I’ve just returned from the Emerald City from hanging out with family, attending Gender Odyssey’s Professional Conference (by the way, CR’s Traci was insightfully badass during the discussion portions of the panels we attended), adventuring in familiar and unfamiliar pockets of the city, and being reminded of the importance of slowing down and taking a breath.
You see, I’m an accidental workaholic. Although I am admittedly lazy by nature (translation: I will have food delivered from this restaurant across the street from my apartment because I don’t want to put on pants and go outside), I have a hard time being still. I barrel through the days with little awareness of how I survived my work week and with nothing substantial to show for my efforts. I sometimes go through the month without knowing the actual date.
Many of us were taught the value of being busy growing up. We were meant to feel accomplished when we were exhausted at the end of the day, but no one specified how we were meant to spend our time, and now we are busy just for the sake of it. Even during my time in Seattle, I stacked up my schedule so I worked in four hour chunks during random times of each day. As usual, I was glued to my phone, reading and responding to emails, text messages, and checking social media anytime I heard that familiar notification chirp. I was so wrapped up in the functional tasks of my day, I almost couldn’t get myself to slow down long enough to enjoy it.
I half-expected Seattle to have the same motivational current as Los Angeles, with everyone rushing to their next destination. Its dreamy stride was unsettling at first. I remember walking through Green Lake and being surprised by its wide open space and how familiar it felt despite the fact that I had never been to that park before. The sidewalks weren’t overcrowded with joggers. In fact, I was able to walk as slowly as I wanted. I was able to feel the dirt crunching under my shoes and breathe as deep as my chest could hold (which I rarely do in LA, because you know, dirty LA air).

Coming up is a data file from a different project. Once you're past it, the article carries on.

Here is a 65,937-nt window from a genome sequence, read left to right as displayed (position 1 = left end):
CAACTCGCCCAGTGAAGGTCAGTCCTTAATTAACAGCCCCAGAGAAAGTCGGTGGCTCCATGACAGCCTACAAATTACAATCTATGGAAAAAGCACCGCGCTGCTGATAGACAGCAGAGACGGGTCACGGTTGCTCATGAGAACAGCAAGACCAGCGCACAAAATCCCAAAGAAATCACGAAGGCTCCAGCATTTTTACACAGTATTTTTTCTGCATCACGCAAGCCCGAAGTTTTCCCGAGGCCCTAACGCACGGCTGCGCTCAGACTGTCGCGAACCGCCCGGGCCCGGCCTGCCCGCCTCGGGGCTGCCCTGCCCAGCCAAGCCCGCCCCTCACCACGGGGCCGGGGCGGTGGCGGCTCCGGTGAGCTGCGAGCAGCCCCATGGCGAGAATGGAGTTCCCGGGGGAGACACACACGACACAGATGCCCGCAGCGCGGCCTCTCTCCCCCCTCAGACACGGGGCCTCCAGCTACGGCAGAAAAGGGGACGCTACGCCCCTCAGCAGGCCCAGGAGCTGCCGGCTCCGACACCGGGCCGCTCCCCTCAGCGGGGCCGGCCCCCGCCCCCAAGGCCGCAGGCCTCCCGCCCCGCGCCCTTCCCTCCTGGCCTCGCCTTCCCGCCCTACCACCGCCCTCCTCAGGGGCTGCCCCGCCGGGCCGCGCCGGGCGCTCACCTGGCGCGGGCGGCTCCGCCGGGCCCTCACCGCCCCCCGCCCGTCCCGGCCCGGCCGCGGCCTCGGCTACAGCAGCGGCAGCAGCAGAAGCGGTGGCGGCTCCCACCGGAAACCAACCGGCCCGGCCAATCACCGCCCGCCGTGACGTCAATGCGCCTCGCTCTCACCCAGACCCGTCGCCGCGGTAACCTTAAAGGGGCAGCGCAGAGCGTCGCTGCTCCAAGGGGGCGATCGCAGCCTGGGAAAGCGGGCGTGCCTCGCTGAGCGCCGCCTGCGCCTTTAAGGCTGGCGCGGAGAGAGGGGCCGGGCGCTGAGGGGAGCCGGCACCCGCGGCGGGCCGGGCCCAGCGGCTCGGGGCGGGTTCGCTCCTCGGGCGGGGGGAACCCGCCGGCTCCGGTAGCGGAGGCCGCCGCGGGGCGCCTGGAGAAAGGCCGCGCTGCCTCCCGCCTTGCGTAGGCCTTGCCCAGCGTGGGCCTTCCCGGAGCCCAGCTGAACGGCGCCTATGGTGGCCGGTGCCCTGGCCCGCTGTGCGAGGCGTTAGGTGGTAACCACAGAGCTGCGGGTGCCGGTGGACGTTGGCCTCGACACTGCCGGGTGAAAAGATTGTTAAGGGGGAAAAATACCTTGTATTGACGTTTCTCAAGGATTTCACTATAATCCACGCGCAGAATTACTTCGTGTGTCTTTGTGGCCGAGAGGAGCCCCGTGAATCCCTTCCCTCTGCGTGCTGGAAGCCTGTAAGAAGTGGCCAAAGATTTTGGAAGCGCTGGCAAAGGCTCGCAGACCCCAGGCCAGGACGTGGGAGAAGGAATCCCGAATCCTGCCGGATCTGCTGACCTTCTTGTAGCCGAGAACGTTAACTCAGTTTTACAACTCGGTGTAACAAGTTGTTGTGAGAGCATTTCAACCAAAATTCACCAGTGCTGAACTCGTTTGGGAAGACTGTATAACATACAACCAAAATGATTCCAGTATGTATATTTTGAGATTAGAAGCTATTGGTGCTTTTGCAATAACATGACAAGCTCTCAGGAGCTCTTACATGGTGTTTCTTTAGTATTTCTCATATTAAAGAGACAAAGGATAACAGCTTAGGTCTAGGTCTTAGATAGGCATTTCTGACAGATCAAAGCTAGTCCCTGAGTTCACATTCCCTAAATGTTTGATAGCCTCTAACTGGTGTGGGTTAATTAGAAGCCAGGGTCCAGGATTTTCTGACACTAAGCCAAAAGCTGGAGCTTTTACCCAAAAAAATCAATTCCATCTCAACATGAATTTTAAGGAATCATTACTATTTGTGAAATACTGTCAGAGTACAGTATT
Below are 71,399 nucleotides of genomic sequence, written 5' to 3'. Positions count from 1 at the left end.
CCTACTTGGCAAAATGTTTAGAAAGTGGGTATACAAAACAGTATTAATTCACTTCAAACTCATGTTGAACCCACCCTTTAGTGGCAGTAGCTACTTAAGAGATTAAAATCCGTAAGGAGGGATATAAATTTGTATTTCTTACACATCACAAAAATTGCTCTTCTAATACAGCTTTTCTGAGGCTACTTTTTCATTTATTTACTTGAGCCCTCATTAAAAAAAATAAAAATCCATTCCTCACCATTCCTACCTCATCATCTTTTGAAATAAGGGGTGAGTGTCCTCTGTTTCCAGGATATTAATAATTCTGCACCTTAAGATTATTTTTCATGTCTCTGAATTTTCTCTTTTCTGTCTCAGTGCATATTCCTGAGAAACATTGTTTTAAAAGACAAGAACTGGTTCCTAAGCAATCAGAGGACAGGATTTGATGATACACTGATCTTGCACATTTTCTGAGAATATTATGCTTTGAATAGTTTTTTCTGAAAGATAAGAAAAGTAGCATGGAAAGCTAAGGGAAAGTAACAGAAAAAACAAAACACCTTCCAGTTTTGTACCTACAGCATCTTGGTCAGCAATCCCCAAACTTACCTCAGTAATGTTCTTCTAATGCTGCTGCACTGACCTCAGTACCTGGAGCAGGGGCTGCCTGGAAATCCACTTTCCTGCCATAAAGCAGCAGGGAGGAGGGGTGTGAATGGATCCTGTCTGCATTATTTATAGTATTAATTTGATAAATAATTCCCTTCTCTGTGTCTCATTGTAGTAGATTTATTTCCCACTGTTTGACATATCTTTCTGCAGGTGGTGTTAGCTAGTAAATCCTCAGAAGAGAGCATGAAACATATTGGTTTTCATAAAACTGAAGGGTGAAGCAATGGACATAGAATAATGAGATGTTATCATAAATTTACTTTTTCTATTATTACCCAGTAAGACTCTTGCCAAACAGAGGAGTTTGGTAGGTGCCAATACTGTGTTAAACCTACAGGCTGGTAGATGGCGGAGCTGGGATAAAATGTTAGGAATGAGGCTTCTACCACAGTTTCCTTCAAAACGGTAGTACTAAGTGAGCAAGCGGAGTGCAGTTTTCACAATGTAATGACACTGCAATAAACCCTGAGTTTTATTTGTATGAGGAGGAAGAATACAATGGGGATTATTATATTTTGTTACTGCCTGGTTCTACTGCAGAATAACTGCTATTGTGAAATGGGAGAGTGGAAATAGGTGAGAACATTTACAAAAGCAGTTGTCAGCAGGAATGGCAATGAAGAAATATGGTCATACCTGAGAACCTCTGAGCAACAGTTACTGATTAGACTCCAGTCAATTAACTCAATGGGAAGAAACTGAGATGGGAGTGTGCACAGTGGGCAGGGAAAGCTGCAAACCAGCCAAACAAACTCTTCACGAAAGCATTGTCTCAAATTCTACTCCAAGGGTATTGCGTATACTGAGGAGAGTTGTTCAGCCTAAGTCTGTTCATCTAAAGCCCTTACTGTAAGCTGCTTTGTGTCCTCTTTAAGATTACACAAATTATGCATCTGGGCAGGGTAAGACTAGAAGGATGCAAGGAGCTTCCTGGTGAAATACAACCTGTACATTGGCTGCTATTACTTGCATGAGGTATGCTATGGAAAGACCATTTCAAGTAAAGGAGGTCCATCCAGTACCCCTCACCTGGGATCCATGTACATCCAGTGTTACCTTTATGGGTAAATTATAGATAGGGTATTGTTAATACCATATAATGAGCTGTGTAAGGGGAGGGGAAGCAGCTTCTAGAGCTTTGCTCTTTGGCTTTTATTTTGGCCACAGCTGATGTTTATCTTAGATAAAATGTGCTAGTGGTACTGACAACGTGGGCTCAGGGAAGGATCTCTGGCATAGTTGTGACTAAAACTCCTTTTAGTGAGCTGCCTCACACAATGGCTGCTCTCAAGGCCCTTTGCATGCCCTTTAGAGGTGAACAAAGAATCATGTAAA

I was completely present in that moment, aware of how the afternoon sun hit the back of my neck and how my arms cut through the air with surprising ease with each step. I didn’t feel claustrophobic, as I often do in LA. If I wanted to change the direction of my path, all I had to do was point my foot where I wanted to go. We are often so swept up in the routines of our daily lives that we forget we have the ability to change the momentum of our lives. When we slow down, either purposefully or because cell reception is spotty and makes you want to throw your phone into a lake (not that that happened to me, of course), we have an opportunity for us to assess where we are, but more importantly, to use our desire and agency to either stay on path or change course.
I sat at the water’s edge in Green Lake with my feet dangling above the dirt and rocks. The view was beautiful, spacious, and I knew exactly how I got there.
So this week, as I try to jump back into the chaos known as Los Angeles, I invite you all to take a breath wherever and however you need it. I had this playlist on repeat while I was exploring Seattle. It’s meant to be heard in a wide open space, a place where sound is able to travel effortlessly through the air.
Kristel is a sometimes angsty writer from Hawaii who now lives in Los Angeles, CA. She claims she’s a Marketing Director at a web design agency, but she spends most of her day in front of the computer while wearing pajamas.
Musical Temperance is her small attempt at creating the perfect soundtrack to help her survive an extended quarter-life crisis. Additional musings and playlists can be found at kristelyoneda.com.